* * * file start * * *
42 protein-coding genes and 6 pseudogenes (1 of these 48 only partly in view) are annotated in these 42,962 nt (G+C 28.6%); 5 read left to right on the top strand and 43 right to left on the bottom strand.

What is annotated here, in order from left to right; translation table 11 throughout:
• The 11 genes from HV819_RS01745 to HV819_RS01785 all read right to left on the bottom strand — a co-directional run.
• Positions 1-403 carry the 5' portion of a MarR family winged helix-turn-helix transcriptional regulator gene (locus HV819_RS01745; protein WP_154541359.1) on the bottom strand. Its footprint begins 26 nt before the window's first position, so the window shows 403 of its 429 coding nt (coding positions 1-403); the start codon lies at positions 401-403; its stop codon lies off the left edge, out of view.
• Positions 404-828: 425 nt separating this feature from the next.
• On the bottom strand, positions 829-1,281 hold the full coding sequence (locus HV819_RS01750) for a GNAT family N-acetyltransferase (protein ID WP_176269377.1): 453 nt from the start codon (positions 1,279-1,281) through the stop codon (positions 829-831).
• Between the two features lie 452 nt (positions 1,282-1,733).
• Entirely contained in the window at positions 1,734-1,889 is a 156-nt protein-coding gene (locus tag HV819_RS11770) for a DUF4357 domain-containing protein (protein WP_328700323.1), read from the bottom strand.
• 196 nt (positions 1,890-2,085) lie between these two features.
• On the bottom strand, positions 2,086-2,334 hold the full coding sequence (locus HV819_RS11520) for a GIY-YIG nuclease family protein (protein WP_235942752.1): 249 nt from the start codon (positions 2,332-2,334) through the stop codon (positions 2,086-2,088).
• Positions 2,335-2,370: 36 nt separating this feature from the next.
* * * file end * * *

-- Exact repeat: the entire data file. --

42 protein-coding genes and 6 pseudogenes (1 of these 48 only partly in view) are annotated in these 42,962 nt (G+C 28.6%); 5 read left to right on the top strand and 43 right to left on the bottom strand.

What is annotated here, in order from left to right; translation table 11 throughout:
• The 11 genes from HV819_RS01745 to HV819_RS01785 all read right to left on the bottom strand — a co-directional run.
• Positions 1-403 carry the 5' portion of a MarR family winged helix-turn-helix transcriptional regulator gene (locus HV819_RS01745; protein WP_154541359.1) on the bottom strand. Its footprint begins 26 nt before the window's first position, so the window shows 403 of its 429 coding nt (coding positions 1-403); the start codon lies at positions 401-403; its stop codon lies off the left edge, out of view.
• Positions 404-828: 425 nt separating this feature from the next.
• On the bottom strand, positions 829-1,281 hold the full coding sequence (locus HV819_RS01750) for a GNAT family N-acetyltransferase (protein ID WP_176269377.1): 453 nt from the start codon (positions 1,279-1,281) through the stop codon (positions 829-831).
• Between the two features lie 452 nt (positions 1,282-1,733).
• Entirely contained in the window at positions 1,734-1,889 is a 156-nt protein-coding gene (locus tag HV819_RS11770) for a DUF4357 domain-containing protein (protein WP_328700323.1), read from the bottom strand.
• 196 nt (positions 1,890-2,085) lie between these two features.
• On the bottom strand, positions 2,086-2,334 hold the full coding sequence (locus HV819_RS11520) for a GIY-YIG nuclease family protein (protein WP_235942752.1): 249 nt from the start codon (positions 2,332-2,334) through the stop codon (positions 2,086-2,088).
• Positions 2,335-2,370: 36 nt separating this feature from the next.